Tug boat docked at dusk.
By: Sean J. O'Bryan on December 14, 2021

  American maritime law, particularly the Jones Act, is largely based on a number of federal statutes aimed at protecting the rights of maritime workers. By virtue of being federal laws, maritime law in America takes precedence in any legal action involving injuries at sea, at port, on oil rigs …

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Overhead view of crowded port, with shipping containers and cranes
By: Sean J. O'Bryan on November 26, 2021

The shipping crisis in American ports right now due to the COVID-19 pandemic will have long-term consequences for every step along the supply chain. Consumers will have a harder time getting the goods they need, shipping companies will face additional economic strain due to the unsold or unmoved pro …

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island with lighthouse being hit by wave
By: Sean J. O'Bryan on October 29, 2021

  The phrase “act of god” can have a lot of meanings, particularly in a legal context. Also known as “Force Majeure”, “act of god” is defined as “an instance of uncontrollable natural forces in operation”. Even if you’re not familiar with the term, you’re familiar with the effects – freak weath …

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Fatigued dockworker inside port full of cargo
By: Sean J. O'Bryan on September 24, 2021

In maritime law, the doctrine of unseaworthiness is one of the most versatile aspects when it comes to protecting crew safety.  Maritime requires that shipowners and employers provide every reasonable attempt to keep their crews as safe as possible. In addition to providing the needed training and s …

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engineer working on maintenance in vessel boiler room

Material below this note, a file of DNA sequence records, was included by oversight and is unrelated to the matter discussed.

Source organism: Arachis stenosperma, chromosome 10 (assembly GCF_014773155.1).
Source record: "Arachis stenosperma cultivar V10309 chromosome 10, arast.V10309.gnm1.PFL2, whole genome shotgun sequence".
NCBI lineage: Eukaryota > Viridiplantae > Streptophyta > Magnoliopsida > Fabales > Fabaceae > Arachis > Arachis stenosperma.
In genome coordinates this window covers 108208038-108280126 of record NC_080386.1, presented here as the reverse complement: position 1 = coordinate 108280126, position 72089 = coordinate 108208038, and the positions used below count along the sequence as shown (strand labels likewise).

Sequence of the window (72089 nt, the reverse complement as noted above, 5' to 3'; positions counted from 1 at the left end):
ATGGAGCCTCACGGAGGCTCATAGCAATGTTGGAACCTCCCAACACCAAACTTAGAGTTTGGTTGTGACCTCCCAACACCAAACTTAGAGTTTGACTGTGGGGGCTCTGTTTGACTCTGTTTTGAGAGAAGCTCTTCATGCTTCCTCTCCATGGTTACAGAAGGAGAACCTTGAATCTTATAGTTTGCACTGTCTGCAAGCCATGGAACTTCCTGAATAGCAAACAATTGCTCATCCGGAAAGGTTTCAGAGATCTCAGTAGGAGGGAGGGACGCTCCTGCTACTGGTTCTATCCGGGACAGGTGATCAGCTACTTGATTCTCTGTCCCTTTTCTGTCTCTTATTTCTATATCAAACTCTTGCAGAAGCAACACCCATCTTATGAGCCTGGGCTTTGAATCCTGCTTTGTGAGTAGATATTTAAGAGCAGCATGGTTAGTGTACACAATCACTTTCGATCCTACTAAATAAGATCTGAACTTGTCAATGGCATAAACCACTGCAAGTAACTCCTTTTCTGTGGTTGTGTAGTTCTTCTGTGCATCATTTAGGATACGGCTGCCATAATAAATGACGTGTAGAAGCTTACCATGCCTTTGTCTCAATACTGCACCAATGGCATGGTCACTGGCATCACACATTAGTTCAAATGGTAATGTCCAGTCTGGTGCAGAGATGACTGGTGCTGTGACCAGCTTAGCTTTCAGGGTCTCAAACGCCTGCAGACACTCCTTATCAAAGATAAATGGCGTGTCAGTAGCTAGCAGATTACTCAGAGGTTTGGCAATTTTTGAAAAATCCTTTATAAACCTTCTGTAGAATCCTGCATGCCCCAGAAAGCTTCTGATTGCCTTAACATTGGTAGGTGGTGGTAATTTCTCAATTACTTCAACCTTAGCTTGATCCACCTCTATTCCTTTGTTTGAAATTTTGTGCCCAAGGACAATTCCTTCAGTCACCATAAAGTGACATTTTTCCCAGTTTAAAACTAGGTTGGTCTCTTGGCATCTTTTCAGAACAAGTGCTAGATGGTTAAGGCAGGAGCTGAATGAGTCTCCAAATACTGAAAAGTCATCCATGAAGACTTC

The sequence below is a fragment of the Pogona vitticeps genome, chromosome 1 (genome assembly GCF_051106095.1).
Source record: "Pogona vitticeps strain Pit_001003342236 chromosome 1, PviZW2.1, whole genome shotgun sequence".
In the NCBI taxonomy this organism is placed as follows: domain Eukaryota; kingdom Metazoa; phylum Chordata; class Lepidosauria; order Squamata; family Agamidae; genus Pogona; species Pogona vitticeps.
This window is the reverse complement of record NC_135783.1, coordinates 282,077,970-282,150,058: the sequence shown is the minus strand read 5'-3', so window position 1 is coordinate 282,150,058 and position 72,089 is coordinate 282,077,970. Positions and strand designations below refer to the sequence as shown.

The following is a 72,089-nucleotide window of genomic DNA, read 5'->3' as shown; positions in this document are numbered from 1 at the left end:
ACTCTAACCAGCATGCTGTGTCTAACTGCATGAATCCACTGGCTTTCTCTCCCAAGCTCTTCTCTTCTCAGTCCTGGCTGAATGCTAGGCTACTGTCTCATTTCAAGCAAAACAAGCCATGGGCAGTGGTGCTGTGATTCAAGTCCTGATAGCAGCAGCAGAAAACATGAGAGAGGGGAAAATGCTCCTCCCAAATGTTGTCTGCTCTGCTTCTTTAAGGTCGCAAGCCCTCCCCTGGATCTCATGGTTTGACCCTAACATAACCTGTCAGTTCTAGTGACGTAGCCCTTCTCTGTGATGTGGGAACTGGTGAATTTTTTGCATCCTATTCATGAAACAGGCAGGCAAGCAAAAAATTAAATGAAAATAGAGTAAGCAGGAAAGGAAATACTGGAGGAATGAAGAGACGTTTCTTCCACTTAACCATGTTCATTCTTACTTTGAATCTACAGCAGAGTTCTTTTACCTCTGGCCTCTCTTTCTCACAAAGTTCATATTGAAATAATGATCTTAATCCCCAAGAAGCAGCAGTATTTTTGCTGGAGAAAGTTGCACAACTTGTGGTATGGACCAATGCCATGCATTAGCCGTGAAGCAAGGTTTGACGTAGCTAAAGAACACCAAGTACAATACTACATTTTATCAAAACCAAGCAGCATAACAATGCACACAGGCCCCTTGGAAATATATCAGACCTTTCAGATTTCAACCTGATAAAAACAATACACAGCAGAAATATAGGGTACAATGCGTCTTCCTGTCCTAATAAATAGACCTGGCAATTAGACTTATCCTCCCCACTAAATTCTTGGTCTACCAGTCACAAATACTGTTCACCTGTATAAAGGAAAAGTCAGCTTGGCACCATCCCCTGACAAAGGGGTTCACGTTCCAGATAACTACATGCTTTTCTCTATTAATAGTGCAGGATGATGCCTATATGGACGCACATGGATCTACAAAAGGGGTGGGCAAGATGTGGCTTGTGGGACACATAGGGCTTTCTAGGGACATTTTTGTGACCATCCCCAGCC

By: Sean J. O'Bryan on August 27, 2021

  Unseaworthiness is a term that gets tossed around a lot when it comes to maritime law, but it can actually be more complex than many people think at first. Most sailors or maritime workers hear the phrase “unseaworthy vessel” and imagine some decrepit old boat, full of holes and tears in the …

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Oil platform on the ocean. Offshore drilling for gas and petroleum or crude oil. Industrial
By: Sean J. O'Bryan on July 23, 2021

The prevalence of oil in many maritime industries makes it a nearly constant danger for workers in any field. Oil rigs and drilling platforms obviously pose the greatest risk of exposure to oil and oil spills, but the risk can affect vehicles and other industrial installations on the water all the s …

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Close up of rope on the edge of a boat, with the sea in the background. Shallow depth of field used.
By: Sean J. O'Bryan on June 25, 2021

  For a lot of people, the phrase “unseaworthy” conjures up images of damaged boats with faulty hulls and leaks everywhere – but the reality goes much deeper than that. Unseaworthy vessels, as defined by American maritime law, are any vessel where a given aspect isn’t suitable for its intended …

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By: Contributor on June 2, 2021

Repetitive Strain Injury (RSI), mainly caused by manual labor, using modern tech devices and office work, is a major concern for those working on the water. RSI is sometimes referred to as repetitive stress, strain, or motion injury. Repetitive motion maritime injuries is a subject touched on our we …

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Super Lawyers Logo 2021
By: Sean J. O'Bryan on May 24, 2021

  Few honors in the legal world are as notable as recognized by Super Lawyers®, especially when it comes to the small pool of maritime lawyers. O’Bryan Baun Karamanian is pleased to announce that Attorney Dennis O’Bryan and Attorney Sean O’Bryan have both been selected for inclusion in the 2021 …

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